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Consider an $N\times N$ adjacency matrix $A$ of some large, $b$-sparse undirected graph $G$. The $(i,j)$ entry of $A^m$ counts the number of $m$-length paths between vertex $i$ and vertex $j$.

We let $A$ be strongly explicit. For example, the number of vertices $N$ is large, e.g. exponential in $m$, $b$. We have an efficient algorithm to $A_{ij}$ - e.g. given vertices $i,j$ we can efficiently determine whether they are adjacent, and for all vertices $i$ we can efficiently generate all other $b$ vertices adjacent to $i$. For example we can generalize Cayley graphs of the 15-puzzle ($b=4$ and $N=6.5e10$), or the Rubik's cube ($b=18$ and $N=4.3e19$). Each $m$-length word corresponds to an $m$-length walk on the Cayley graph.

In a series of papers, Janzing and Wocjan investigated quantum algorithms to estimate various powers of $A$. For example, they rescaled $A$ and simulated $U=e^{-iAt}$, and executed a quantum phase estimation on $U\vert \psi\rangle$ to perform an $A$-measurement on qubits prepared in various simple states $\vert\psi\rangle$. The phase estimation algorithm gives enough eigenvalues $\lambda$ of the spectral decomposition of $A$ with probabilities given by the decomposition of $\vert\psi\rangle$ into $A$-eigenstates, to estimate $\langle\psi\vert A^m\vert\psi\rangle$. Given three vertices $i,j,k$, they were then able to control errors in the Hamiltonian simulation and in the phase estimation, and showed:

  1. Estimating the number of $m$-length walks that start at $i$ and end back at $i$ is in (promise) $\mathsf{BQP}$;
  2. Estimating the number of $m$-length walks that start at $i$ and end at $j$ is in $\mathsf{BQP}$;
  3. Estimating a difference in the number of $m$-length walks that start at $i$ and end at $i$, versus those that start at $i$ and end at $j$, is $\mathsf{BQP\:Complete}$; and
  4. Estimating a difference in the number of paths from $i$ to $j$, versus a number of paths from $i$ to $k$, is likewise $\mathsf{BQP\:Complete}$.

Their proofs that the last two problems are $\mathsf{BQP\:hard}$ are quite clever (although I don't understand them fully). But they emphasize that quantum computers show their power for interference when asking for a difference in the number of paths. This I believe is similar to the context of Regan's comment on GLL.

But as to my question:

Can the first two problems be bounded any lower than $\mathsf{BQP}$? For example, are they amenable to Stockmeyer approximation? Or even better, is there any other $\mathsf{NP}$ certificate that can be used to estimate $\langle i\vert A^m\vert j\rangle$ for various $i,j$?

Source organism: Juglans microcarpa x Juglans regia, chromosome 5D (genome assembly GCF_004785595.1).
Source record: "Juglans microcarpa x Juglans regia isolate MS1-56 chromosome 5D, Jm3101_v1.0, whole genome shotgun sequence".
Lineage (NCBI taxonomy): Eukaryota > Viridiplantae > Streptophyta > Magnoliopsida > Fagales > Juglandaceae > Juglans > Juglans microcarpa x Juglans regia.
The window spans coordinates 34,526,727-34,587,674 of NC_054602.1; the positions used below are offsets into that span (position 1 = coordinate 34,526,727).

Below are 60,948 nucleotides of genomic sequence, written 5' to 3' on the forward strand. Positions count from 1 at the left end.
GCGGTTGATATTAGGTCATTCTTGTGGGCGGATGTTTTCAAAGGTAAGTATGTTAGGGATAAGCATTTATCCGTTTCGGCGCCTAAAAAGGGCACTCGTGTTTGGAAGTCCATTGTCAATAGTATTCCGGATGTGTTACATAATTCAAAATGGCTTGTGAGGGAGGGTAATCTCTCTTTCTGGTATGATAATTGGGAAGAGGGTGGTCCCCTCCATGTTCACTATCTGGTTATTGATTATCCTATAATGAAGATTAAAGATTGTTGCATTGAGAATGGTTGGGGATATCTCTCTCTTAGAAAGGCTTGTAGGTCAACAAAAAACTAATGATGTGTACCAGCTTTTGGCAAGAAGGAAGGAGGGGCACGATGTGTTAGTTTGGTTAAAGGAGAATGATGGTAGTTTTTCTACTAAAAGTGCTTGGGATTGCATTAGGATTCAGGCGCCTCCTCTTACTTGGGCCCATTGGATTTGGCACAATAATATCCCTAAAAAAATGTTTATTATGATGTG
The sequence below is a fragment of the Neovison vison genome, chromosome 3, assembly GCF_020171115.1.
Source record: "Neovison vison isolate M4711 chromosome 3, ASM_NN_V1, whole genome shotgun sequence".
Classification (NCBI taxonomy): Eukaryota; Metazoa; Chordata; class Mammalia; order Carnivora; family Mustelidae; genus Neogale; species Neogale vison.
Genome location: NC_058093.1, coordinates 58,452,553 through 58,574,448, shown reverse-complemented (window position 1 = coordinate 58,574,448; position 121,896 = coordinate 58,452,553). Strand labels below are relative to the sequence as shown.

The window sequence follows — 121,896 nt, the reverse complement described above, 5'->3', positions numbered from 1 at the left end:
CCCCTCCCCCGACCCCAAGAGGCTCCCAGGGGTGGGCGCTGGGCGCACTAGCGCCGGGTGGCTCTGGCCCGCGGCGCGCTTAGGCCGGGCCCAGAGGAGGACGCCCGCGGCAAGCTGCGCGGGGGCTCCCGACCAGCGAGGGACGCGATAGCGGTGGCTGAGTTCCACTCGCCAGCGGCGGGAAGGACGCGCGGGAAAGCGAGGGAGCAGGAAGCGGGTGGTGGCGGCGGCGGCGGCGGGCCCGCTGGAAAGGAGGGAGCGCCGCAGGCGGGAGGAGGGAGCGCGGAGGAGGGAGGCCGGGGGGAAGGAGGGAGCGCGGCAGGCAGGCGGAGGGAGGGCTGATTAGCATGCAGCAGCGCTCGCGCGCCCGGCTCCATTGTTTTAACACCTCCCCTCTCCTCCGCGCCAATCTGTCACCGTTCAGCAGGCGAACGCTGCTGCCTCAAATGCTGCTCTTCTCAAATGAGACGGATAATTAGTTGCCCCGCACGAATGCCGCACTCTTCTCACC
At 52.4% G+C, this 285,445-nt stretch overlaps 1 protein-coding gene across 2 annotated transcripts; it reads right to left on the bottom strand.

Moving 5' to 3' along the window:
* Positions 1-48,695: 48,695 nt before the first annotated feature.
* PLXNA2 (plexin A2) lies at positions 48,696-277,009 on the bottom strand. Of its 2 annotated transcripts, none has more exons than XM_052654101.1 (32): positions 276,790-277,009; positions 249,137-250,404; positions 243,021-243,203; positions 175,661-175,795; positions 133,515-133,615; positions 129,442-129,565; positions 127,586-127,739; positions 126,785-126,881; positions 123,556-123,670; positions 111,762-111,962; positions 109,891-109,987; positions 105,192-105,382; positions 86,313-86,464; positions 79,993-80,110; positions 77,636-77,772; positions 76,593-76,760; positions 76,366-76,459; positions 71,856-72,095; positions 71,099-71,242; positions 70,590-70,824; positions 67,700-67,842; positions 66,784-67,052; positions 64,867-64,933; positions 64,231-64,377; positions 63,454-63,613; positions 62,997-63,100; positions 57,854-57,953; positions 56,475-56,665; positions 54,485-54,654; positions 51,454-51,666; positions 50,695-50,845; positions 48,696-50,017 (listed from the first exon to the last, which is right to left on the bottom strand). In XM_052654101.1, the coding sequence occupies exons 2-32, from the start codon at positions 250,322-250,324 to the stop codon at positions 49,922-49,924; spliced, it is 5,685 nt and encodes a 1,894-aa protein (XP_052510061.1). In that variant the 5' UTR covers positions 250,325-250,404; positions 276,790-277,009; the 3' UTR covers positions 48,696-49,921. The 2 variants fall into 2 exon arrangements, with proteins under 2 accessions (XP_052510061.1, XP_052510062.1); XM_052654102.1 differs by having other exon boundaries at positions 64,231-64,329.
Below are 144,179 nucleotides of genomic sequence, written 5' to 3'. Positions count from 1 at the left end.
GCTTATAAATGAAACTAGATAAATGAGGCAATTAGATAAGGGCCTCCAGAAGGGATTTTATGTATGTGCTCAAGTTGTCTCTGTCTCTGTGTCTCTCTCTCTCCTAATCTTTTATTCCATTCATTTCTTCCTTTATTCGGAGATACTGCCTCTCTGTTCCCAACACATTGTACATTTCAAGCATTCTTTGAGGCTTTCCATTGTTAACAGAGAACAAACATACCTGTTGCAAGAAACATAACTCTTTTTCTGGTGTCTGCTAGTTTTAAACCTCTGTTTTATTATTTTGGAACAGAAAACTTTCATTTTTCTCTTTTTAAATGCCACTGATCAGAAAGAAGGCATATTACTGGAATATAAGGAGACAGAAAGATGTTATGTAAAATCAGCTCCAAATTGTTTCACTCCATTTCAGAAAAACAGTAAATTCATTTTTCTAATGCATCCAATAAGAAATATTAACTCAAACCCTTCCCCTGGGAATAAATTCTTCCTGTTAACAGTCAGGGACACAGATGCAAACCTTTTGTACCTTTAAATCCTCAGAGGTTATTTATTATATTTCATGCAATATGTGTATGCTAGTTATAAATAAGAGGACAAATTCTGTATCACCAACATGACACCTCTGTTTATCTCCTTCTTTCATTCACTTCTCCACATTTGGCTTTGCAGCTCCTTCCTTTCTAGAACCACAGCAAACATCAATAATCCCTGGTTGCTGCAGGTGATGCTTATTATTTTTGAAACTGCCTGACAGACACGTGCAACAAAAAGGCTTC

If $m$ is much greater than the mixing time, then each of the four questions might be straightforward to bound. The last two should approach $0$ as $m$ increases, I think.

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  • $\begingroup$ Can you clarify the exact input (and its encoding size) for the problem(s) you ask about? As it stands, I think that, e.g., Question 1 is about the following problem: Given a directed graph $G$, a vertex $v$, and an integer $m$, what is the number of length-$m$ walks in $G$ that start and end at $v$? But this can't be the problem you have in mind, as it is clearly in P, and from your other statements I think the problem you have in mind should not be (clearly) in P. $\endgroup$ – Neal Young Aug 1 at 0:26
  • $\begingroup$ Thanks, I think of $A$ as quite big, exponential in the number of qubits. However, $A$ has to be described strongly explicitly for Janzing and Wocjan's algorithm - there has to be an efficient procedure to give all of the (up to $b$) neighbors of any vertex for the Hamiltonian simulation to succeed. $\endgroup$ – Mark S Aug 1 at 2:04
  • $\begingroup$ Ok, your edit makes it clearer, thanks. $\endgroup$ – Neal Young Aug 1 at 13:16
  • $\begingroup$ By the way, (3) and (4) don't necessarily approach 0 as m increases, except as a ratio to m. For instance, if the graph is a triangle, (3) alternates between 1 and -1 forever. $\endgroup$ – isaacg Aug 3 at 5:27
  • $\begingroup$ Thanks! I think you're right. Janzing and Wocjan also considered a continuous (classical) walk from $i$ to $i$ and from $i$ to $j$. They state "For increasing $m$, the difference $(A^m)_{ii} − (A^m)_{ij}$ is therefore directly linked to the decay of probability differences, i.e., to mixing properties of the random walk." $\endgroup$ – Mark S Aug 3 at 12:51

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